Homeless and Happy

Homeless and Happy_MPHIX

This is a first for me…

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9 thoughts on “Homeless and Happy

    1. Yes! I love the contrast of expressions too. Logic says it should be the other way around, but life can be a fascinating juxtaposition of such contrasts. Perhaps it’s the homeless guy who really does have all the freedom compared to the family behind the protection of the glass. Who sits in a cage; which of them is more afraid to step out of the box?

      Thank you, love!

      Liked by 1 person

      1. That’s why you need to do this; that’s why you’re a natural at this — you get them, and the world often doesn’t. The problem with being on the streets with a camera is that too many show up with an agenda or an idea. The street is the painting and we are in the museum, watching it. We shouldn’t bring brushes to paint it; we should bring our eyes to remember it and our voices to tell the stories and make others feel it.

        For a long time I forgot that. Thanks for helping me to remember.

        Liked by 2 people

  1. No sign of a ‘like’ button (using Safari) until (sometimes) after I’ve left a comment.
    If you’re into counting ‘likes’ this might explain why you may be missing some? Anyway … I like it. The shot, that is …

    For myself I cannot bring myself to capture images of strangers on the street. I value my own privacy too much, methinks. So I guess I should carry two cameras. The Olympus is better quality and I prefer Olympian colours but the Canon has one powerful zoom — I can snap the glint of a gold filling from the other end of the street (which makes a mockery of privacy, I guess)(I have yet to get a snap of some stranger snapping me but one day it will happen).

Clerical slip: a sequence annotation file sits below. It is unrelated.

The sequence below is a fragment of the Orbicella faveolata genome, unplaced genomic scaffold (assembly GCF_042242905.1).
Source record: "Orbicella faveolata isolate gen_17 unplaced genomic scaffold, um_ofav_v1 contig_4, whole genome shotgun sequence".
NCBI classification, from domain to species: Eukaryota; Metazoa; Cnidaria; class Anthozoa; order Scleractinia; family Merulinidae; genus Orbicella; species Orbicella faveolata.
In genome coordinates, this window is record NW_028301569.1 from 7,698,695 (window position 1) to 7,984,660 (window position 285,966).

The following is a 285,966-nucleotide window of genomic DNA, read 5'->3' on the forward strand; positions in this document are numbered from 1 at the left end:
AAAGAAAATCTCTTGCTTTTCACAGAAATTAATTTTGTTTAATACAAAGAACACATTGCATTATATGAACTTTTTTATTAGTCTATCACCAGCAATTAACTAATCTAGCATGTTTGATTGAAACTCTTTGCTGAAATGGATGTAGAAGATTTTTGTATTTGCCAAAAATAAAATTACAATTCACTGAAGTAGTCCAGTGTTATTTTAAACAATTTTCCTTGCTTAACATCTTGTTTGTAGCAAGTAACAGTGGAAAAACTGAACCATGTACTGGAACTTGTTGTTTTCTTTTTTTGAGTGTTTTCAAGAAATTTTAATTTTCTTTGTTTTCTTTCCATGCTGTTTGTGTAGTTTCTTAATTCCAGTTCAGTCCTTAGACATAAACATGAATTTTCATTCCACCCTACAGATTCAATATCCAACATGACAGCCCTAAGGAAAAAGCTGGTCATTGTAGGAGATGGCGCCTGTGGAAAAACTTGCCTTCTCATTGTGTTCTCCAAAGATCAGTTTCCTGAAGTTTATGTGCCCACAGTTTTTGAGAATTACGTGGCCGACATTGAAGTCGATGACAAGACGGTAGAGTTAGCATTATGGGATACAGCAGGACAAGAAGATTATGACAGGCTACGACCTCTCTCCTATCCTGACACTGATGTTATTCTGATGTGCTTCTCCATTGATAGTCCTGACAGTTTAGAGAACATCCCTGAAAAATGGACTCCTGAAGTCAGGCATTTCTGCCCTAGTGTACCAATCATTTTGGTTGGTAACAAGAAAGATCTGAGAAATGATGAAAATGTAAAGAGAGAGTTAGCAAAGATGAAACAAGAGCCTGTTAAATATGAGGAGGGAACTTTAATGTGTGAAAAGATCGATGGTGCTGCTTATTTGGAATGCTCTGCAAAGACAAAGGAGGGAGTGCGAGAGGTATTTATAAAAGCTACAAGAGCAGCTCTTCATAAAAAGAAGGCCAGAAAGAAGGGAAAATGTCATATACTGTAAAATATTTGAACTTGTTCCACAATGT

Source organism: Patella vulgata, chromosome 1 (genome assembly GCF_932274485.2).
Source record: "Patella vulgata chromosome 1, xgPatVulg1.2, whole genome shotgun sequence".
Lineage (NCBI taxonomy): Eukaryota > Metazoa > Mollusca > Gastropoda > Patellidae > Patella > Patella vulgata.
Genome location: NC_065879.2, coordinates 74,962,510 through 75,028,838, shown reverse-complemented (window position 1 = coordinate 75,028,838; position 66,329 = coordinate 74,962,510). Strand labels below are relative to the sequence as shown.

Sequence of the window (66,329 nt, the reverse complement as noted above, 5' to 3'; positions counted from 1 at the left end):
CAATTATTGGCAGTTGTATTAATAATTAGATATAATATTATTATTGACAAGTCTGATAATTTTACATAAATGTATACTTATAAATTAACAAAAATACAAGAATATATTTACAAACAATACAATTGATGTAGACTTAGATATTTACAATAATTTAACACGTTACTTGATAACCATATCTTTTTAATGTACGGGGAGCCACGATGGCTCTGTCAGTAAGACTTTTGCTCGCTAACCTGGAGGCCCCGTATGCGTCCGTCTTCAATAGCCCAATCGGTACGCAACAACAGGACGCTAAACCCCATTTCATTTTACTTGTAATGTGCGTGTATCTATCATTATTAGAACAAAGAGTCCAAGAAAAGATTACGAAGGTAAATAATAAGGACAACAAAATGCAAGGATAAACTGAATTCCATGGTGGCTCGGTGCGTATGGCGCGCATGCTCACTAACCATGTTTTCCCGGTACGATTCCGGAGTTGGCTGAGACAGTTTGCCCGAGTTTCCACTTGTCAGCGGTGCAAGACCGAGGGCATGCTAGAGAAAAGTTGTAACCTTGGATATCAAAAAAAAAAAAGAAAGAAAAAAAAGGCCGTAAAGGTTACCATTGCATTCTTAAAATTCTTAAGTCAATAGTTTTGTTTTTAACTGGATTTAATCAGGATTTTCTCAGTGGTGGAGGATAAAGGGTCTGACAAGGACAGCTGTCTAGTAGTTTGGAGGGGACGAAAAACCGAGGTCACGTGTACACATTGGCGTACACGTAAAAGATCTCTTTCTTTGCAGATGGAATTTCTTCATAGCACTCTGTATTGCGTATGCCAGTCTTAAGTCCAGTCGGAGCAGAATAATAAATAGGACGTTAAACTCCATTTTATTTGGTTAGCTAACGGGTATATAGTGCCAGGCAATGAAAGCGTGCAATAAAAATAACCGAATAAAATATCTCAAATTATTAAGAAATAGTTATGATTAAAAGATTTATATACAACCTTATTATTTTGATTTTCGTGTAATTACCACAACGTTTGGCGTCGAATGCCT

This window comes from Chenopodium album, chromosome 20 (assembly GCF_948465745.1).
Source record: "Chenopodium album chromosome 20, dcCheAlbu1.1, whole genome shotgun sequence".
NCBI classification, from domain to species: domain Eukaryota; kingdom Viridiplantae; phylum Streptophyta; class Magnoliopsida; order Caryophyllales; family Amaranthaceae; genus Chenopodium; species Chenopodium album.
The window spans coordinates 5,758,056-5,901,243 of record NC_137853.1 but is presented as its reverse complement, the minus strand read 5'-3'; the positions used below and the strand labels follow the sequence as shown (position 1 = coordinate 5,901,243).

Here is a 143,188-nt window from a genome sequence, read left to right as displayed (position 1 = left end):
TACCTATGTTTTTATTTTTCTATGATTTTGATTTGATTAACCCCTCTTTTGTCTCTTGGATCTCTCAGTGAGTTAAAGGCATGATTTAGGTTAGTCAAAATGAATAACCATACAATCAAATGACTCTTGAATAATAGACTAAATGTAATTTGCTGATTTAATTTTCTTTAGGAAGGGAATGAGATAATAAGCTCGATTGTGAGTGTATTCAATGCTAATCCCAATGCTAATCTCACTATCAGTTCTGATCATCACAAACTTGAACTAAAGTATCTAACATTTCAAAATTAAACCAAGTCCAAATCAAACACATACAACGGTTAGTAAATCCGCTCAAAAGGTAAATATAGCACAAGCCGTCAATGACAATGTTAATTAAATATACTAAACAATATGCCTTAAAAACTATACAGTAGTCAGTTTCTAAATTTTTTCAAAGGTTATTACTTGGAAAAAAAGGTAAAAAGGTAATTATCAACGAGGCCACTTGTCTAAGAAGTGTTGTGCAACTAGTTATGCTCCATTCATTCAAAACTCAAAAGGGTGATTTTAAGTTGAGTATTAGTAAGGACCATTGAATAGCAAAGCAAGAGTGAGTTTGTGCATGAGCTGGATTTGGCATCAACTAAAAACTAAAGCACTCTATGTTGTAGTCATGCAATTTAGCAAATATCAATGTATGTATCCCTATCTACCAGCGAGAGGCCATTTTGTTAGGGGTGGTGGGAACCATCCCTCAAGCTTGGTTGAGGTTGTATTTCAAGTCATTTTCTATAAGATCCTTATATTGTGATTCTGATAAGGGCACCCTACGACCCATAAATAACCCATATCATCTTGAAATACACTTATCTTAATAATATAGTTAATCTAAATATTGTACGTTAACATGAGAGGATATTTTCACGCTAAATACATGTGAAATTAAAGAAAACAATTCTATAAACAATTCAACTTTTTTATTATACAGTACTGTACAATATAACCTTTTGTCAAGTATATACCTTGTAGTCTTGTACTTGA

Liked by 2 people

    1. Interesting what you say about long lenses making a mockery of privacy. People are really quite oblivious to the camera at any distance. You can be right under their noses and they just don’t notice. I personally don’t see it as an invasion of privacy (providing you’re not being defamatory in your presentation), but rather an honouring of people and life that stands the test of time. Time capsules, that’s how the street photographer Joel Meyerowitz termed photographs. That to me is exciting, and is art in the making.

      Like

      1. Foy myself I don’t mind in the least being in someone’s photo— and no-one’s yet stuffed a camera right in my face (it would be a very looooong walk to find it again if ever they do); but I am very aware of intruding. I can’t stand intrusive people (the Desiderata’s noisy and vexatious, or however they put it).

        Liked by 1 person

  2. And now I get the button, so there’s your ‘like’. Well earned, I love that (intentional?) selfie—it adds a whole new dimension. (Involvement … aaaaahhh …)

    Liked by 1 person

    1. Thank you Argie! The selfie wasn’t intentional. The sun was behind me and cast my shadowed self into the shot. Perhaps though, the sense of my personal participation adds to the composition in some way as you suggest.

      Liked by 1 person

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